Ballard District Council talks trees and celebrates 25 years of serving the community

By Annie Wilson – UW News Lab

Gathering together to create a voice and representation for their district, 12 Ballard locals came together 25 years ago to form the Ballard District Council. Today the group is comprised of mostly different members besides the one standing original associate—Rob Mattson. The Council met last night to discuss important district issues while also celebrating this monumental 25th anniversary.

Ten past Council presidents attended the meeting last night to celebrate the milestone. Council president from 2005 – 2007, Mary Hurley acknowledged her connection to the district and residents: “Ballard is one of those places that we have come together as a community for so many years…it always felt to me like a small town, and it’s not, but it always has had that wonderful small town feeling.” First Council President Tom Molson also shared his thoughts.“The Ballard Council was effective from the beginning,” said Molson. He continued, “and it looks like it’s even more effective now.”

Of the many issues discussed last night, the Ballard locals showed huge concern about recent tree clearing by the Burlington Northern Santa Fe Railway, along the shore of the Salmon Bay natural area. A worried resident asked City Arborist, Nolan Rundquist for a rationalization.

Ranquist explained that the Dept. of Planning and Development did try to stop the Railroad by presenting several violations of critical areas; however, the Railroad’s Federal Council defense allowed them to continue without a permit, since it was their private property. “They found out where their property lines are and then they basically took care of everything on that property. Excessive, yes, in my opinion, but they didn’t ask for my opinion,” Runquist said.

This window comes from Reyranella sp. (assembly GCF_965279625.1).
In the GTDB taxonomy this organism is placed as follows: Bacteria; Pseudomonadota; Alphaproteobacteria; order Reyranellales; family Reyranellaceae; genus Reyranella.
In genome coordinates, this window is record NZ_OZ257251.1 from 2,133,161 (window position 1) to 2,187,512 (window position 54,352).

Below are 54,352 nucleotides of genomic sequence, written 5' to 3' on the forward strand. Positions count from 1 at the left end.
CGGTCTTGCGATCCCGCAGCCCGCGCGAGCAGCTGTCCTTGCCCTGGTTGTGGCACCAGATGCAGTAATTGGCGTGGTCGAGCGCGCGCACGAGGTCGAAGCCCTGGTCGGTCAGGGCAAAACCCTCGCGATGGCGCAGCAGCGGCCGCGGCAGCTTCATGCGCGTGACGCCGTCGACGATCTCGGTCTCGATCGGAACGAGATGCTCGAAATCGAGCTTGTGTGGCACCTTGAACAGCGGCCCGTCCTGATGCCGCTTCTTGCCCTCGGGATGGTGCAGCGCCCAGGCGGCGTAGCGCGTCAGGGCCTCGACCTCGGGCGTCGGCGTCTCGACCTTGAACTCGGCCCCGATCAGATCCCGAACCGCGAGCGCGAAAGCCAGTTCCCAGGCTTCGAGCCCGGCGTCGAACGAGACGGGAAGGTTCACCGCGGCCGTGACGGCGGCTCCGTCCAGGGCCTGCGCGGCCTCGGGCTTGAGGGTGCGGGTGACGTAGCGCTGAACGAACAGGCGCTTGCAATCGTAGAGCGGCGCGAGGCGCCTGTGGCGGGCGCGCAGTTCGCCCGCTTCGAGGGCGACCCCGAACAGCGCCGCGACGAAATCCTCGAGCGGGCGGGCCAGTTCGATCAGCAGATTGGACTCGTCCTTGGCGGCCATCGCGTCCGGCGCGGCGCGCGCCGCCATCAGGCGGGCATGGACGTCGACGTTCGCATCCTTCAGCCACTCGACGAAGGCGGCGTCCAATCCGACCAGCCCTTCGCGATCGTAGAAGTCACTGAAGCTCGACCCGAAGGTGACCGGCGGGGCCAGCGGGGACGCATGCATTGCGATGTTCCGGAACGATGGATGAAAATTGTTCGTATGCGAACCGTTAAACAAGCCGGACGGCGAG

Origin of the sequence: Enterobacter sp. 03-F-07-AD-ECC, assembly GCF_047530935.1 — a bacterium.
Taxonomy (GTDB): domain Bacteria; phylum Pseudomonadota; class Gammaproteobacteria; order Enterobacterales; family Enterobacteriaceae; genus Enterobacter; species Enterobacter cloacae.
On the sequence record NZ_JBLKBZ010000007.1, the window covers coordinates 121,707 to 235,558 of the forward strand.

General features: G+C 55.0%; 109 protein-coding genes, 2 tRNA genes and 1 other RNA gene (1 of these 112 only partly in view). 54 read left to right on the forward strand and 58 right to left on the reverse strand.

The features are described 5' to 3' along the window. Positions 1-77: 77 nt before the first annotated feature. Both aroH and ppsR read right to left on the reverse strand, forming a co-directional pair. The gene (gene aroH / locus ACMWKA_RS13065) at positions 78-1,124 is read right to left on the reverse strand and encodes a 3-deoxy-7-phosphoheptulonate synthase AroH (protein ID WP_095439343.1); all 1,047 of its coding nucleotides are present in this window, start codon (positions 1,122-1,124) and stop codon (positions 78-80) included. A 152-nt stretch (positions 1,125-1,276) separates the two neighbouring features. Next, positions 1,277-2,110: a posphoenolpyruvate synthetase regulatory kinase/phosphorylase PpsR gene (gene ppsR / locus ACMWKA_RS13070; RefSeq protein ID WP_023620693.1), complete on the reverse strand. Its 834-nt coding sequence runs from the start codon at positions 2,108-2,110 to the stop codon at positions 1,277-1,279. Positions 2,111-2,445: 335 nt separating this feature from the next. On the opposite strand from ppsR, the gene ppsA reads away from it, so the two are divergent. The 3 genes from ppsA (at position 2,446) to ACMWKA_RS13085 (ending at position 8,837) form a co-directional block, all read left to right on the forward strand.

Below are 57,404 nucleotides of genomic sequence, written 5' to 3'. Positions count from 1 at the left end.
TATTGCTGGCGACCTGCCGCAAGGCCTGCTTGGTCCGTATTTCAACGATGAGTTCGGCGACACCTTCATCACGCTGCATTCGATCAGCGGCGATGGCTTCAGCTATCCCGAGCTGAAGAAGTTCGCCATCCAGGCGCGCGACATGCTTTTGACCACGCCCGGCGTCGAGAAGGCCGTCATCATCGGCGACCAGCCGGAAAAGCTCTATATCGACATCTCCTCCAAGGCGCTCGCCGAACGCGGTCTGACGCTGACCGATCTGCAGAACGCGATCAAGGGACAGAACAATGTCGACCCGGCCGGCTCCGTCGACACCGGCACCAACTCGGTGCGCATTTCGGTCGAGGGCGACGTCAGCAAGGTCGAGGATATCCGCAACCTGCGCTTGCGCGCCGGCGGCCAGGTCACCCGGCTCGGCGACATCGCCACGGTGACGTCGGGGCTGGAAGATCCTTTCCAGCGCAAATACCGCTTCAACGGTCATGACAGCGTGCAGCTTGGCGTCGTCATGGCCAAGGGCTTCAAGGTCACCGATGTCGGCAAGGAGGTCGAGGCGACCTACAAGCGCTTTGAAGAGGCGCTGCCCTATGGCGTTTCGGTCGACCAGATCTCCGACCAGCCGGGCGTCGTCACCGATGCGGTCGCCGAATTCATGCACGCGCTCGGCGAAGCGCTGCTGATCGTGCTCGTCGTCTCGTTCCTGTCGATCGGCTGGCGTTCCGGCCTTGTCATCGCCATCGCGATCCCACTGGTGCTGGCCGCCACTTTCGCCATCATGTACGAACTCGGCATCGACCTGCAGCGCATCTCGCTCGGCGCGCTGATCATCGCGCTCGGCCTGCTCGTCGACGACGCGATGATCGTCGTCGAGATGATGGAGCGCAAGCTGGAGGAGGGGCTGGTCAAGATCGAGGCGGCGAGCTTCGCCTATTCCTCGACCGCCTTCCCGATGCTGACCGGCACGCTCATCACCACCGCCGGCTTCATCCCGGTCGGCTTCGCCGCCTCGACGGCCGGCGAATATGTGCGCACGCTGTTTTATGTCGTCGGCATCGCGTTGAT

Several committee members suggested some sort of signed agreement between the Railroad and Ballard to communicate any future plans, even if it is on private property. “In my opinion there needs to be some signed agreement between the city and the Railroad because if there isn’t something in writing I feel that the railroad will go ahead and do this again because there was no repercussion from it, no recourse for their actions,” said Dawn Hemminger, a member of the Groundswell NW Board.

Runquist also covered many other tree issues, particularly the issues of tree responsibility between private owners and the city. He explained that for people who plant a tree, even on a public strip of land, it is inferred that they are responsible for the tree’s maintenance. The same standard transfers to sidewalk damage; an increasingly prevalent problem in Ballard. To check if a tree is owned privately or by the city, Ranquists encourages people to look online at the city tree map.

Also, member of the Seattle Board of Park and Commissioners Brice Maryman explained a new process to restore the park system: the Parks Legacy Plan. This new process invites public opinion on the park system and how to maintain its upkeep in order to sustain the Seattle parks’ “envy of the country,” Maryman said.

He explained that one of the most compelling needs is to secure a reliable funding source to fix the facilities and maintain them. Traditionally when in need of funding, the Parks Dept. has asked for more levies. However, Maryman explained that levies are often used to build more parks rather than being maintenance oriented.

Members of the Parks Dept. are looking at alternative funding opportunities including an additional state funding that the state legislature gives to cities, such as Renton and Kirkland, called a Metropolitan Parks District.

Previous Ballard District Council President Stephen Lundgren said that the newer parts of Ballard, such as the Ballard Commons, have developed with a significant amount of participant participation money, matching fund money, sweat money etc. Maryman acknowledged that the Parks Dept. favors that type of funding and is looking for more public/private partnerships.

The Parks Dept. will continue to present the new Parks Legacy Plan throughout the month of May.

We will keep readers updated on the progress of the plan when it is presented in more detail next month.

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